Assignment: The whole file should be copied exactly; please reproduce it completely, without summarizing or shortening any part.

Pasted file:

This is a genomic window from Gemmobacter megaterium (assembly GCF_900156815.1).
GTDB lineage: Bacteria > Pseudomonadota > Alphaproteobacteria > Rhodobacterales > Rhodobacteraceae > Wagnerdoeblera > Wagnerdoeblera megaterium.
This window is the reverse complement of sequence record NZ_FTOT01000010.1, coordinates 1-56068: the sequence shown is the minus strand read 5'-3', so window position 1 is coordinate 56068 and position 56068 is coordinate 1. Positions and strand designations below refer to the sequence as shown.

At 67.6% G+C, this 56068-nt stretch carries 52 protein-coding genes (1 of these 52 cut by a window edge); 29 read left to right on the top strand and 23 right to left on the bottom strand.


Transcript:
This is a genomic window from Gemmobacter megaterium (assembly GCF_900156815.1).
GTDB lineage: Bacteria > Pseudomonadota > Alphaproteobacteria > Rhodobacterales > Rhodobacteraceae > Wagnerdoeblera > Wagnerdoeblera megaterium.
This window is the reverse complement of sequence record NZ_FTOT01000010.1, coordinates 1-56068: the sequence shown is the minus strand read 5'-3', so window position 1 is coordinate 56068 and position 56068 is coordinate 1. Positions and strand designations below refer to the sequence as shown.

At 67.6% G+C, this 56068-nt stretch carries 52 protein-coding genes (1 of these 52 cut by a window edge); 29 read left to right on the top strand and 23 right to left on the bottom strand.